Niederrhein Institute for Regional and Structural Research (NIERS) hosts 3rd ERSA International Workshop. Topic isHigher Education Institutions and Regional Development”. The event takes place at Hochschule Niederrhein – University of Applied Sciences in Mönchengladbach, 14-15 October 2013. The final program will be available shortly.

8th International Seminar on Regional Innovation Policies

Donostia-San Sebastián, Spain, 10-11 October, 2013
This will be the latest in the stream of annual seminars that began in Porto in 2006 and have since been hosted in Saltzburg, Santander, Edinburgh, Grimstad, Lund and again in Porto (2012). These seminars have placed strong emphasis on regions as a key unit for policy analysis, highlighting the role that regional innovation policies can play in building sustainable competitive advantages. At a time when regions across Europe are adapting to new realities brought about by a deep and widespread economic downturn, changing environmental constraints and emerging social challenges, it is more critical than ever to analyze the roles and impacts of regional innovation policies. The seminar provides a meeting point for researchers, policy-makers, academics, practitioners and doctoral students interested in issues related to regional innovation policy, regional competitiveness and regional development. You are invited to present and discuss the results of cutting-edge applied research, and to join in learning together how to better understand regional innovation dynamics and how policies can orient these dynamics towards meeting existing and future regional challenges.

5th Canadian Science Policy Conference 

Toronto, 20-22 November, 2013
The Canadian Science Policy Conference (CSPC) was founded in 2008 by a diverse group of young and passionate professionals from industry, academia, and science-based governmental departments. CSPC serves as an inclusive, non-partisan and national forum uniting stakeholders, strengthening dialogue, and enabling action with respect to current and emerging issues in national science, technology, and innovation policy. The CPSC is a grassroots initiative that thrives on a dynamic and responsive conference structure focused on best serving the needs of the science policy community. Year after year, it has flourished thanks to the efforts of more than 100 volunteers dedicated to engaging members from research, technology, policy, and the general public in thoughtful discussion to improve governance of issues important to Canadian society. The event has experienced tremendous expansion over the course of its 5 years, growing to more than 1,400 attendees. This would not have been possible without the support of over 200 companies, institutions, and agencies, as well as the Advisory and Honorary Committees comprising of more than 70 field-leading experts.

Canadian Innovation Exchange (CIX) 

Toronto, 21 November, 2013
The Canadian Innovation Exchange (CIX) is the foremost destination for key leaders in the innovation economy to learn from one another, explore new relationships and accelerate the development of the ground-breaking technologies, products and services propelling the Canadian economy into the future. This forum attracts the people behind innovative new technologies “entrepreneurs, investors, corporations, service providers, government, and media” for an unparalleled program of visionary keynotes and panel discussions, facilitated networking opportunities, and the CIX Top 20 a showcase of Canada’s hottest innovative companies working in Digital Media and Information and Communication Technology.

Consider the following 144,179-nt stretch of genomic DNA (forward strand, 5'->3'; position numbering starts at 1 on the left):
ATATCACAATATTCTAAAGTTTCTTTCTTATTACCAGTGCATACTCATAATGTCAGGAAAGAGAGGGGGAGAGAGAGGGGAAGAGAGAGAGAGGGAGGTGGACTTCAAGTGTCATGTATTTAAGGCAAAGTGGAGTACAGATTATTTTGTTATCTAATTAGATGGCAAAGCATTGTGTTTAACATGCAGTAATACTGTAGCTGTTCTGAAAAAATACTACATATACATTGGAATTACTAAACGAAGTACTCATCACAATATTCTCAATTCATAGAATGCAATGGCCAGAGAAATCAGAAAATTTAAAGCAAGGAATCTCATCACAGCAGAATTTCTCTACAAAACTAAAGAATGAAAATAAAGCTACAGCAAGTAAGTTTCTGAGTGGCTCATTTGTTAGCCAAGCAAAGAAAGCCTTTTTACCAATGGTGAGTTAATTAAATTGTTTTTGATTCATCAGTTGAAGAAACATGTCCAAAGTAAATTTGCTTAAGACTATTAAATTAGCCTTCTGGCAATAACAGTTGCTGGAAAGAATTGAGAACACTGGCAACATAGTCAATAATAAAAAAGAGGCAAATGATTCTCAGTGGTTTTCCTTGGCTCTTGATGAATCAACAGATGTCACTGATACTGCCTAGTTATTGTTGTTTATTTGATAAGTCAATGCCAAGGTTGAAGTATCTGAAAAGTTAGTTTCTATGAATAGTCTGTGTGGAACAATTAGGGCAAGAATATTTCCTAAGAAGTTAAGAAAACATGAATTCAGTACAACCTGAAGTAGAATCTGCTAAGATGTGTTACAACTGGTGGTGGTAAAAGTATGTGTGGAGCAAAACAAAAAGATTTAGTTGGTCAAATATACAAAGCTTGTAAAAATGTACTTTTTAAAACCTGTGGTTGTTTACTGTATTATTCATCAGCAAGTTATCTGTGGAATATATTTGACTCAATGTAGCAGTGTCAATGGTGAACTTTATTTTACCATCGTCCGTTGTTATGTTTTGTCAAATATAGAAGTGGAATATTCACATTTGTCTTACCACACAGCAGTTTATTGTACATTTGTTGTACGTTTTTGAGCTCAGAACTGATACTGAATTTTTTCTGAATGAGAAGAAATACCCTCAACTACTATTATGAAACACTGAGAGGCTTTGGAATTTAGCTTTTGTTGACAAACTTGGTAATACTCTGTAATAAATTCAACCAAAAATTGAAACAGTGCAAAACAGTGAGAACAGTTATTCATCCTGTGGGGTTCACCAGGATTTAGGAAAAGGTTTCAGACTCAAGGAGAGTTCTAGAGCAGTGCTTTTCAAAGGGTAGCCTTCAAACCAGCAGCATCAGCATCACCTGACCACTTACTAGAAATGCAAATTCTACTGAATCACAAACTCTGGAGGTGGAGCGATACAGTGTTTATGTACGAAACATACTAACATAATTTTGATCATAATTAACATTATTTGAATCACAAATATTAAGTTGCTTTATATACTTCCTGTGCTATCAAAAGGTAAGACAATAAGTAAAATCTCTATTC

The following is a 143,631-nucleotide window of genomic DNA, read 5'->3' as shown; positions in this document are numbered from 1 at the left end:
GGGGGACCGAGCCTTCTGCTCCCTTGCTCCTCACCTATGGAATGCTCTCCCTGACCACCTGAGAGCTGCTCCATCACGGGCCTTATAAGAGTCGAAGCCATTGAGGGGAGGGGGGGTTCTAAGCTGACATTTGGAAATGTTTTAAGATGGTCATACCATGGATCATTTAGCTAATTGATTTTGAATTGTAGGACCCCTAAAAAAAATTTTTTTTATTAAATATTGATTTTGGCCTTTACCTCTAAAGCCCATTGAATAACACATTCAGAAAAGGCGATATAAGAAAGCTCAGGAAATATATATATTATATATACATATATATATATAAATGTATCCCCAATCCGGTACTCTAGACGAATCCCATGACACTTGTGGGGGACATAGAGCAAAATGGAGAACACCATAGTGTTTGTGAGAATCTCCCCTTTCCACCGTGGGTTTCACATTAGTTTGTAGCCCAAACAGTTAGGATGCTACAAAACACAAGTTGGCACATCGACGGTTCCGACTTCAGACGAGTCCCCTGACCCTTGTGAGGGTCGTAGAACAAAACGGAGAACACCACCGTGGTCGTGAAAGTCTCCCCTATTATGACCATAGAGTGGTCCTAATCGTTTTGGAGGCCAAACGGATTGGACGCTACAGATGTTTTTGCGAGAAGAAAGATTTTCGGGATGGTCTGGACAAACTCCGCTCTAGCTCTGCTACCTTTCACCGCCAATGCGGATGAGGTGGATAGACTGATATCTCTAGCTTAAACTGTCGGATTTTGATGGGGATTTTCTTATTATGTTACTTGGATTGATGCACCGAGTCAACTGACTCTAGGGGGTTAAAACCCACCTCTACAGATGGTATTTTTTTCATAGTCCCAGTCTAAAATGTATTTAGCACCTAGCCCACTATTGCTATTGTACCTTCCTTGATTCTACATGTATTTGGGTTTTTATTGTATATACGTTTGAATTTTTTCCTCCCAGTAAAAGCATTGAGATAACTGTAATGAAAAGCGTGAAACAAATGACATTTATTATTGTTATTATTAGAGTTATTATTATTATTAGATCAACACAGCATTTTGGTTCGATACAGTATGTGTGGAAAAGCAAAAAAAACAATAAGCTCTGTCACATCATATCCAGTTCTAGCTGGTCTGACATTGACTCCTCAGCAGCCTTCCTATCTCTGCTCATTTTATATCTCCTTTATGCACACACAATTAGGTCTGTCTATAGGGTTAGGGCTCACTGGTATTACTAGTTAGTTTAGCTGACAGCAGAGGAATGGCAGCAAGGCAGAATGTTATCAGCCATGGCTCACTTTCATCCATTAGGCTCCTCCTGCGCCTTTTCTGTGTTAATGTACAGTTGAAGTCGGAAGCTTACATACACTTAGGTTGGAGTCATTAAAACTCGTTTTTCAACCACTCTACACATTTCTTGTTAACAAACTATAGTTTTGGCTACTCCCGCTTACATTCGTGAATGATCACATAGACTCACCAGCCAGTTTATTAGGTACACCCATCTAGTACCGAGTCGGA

Aerospace Innovation Forum

Montreal, 2-4 December, 2013
In a highly competitive global market where environmental regulations are tightening, innovation remains a major competitive advantage for companies. However, to position themselves on future aircraft programs and in the supply chains of major OEMs, companies need new approaches. Instead of working in a silo with the sole aim of creating new products, innovation must now be pursued in a global and systematic way. It must be at the very heart of companies’ critical activities, encompassing design, manufacturing and operations, as well as end-of-life product management. Companies must also innovate in the way they finance new projects and manage, organize and train human resources. These complementary challenges will be discussed in more detail during the Aero Financing and Aero Training seminars that will be held on the third day of the Aerospace Innovation Forum 2013.

DRUID Academy Conference 2014

Aalborg, Denmark, 15-17 January, 2014
The conference is open for all PhD students working within the broad field of economics and management of innovation, entrepreneurship and organizations. We invite papers aiming at enhancing our understanding of the dynamics of technological, structural and institutional change at the level of firms, industries, regions and nations. DRUID is the node for an open international network – new partners are most welcome. We encourage all PhD students to submit their research to the conference. Do not hesitate to apply even if you have not been in contact with DRUID previously. The main emphasis is on PhD presentations. Each PhD student paper will be assigned to a “junior” (a fellow PhD student) and to a senior discussant (from DRUID faculty or invited guests). There will also be a series of keynote speakers in the program. The details of the program, titles of keynote presentations etc. will be continuously updated at the DRUID homepage.

The Geography of Innovation

Utrecht, The Netherlands, 23-25 January, 2014
This conference provides a forum for discussion to scholars and practitioners interested in scientific, policy and strategic issues concerning the spatial dimension of innovation activities. The main objective of this event is to bring together reserachers from a variety of disciplines ranging from economic geography, economics, management science, sociology, network theory, regional science and urban studies. The conference invites contributions in a wide range of topics underlying the geography of innovation, such as: global and local dynamics of innovation; science and technology policy; cluster competitiveness; firms R&D strategies; entrepreneurships; innovation systems; sustainable and social innovation; industrial dynamics and innovation networks.

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This newsletter is prepared by Jen Nelles.
Project manager is David A. Wolfe.